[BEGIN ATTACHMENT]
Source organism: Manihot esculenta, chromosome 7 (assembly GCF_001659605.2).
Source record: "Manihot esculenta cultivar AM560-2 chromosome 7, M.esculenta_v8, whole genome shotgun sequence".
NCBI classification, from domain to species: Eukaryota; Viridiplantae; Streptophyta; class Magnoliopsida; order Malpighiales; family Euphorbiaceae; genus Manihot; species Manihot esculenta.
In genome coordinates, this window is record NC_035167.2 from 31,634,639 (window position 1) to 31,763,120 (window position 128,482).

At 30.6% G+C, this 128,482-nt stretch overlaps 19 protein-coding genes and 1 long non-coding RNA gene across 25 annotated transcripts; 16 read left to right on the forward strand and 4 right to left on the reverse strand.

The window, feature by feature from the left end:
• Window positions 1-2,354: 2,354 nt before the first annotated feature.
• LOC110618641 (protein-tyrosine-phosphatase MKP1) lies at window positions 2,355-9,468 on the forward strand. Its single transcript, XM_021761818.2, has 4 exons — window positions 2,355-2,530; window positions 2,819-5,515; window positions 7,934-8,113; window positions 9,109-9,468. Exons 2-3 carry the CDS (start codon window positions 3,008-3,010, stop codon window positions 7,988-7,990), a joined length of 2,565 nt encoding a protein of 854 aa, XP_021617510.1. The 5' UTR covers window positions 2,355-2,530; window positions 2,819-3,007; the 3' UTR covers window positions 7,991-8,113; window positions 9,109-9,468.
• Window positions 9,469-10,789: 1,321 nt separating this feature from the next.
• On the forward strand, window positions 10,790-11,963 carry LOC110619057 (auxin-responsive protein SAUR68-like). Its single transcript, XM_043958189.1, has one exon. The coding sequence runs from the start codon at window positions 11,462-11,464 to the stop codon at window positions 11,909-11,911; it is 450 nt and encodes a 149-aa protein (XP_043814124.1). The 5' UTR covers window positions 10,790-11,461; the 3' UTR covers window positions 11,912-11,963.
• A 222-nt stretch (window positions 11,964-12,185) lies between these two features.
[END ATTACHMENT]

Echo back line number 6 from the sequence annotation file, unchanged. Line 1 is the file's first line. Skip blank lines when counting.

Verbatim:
The window, feature by feature from the left end: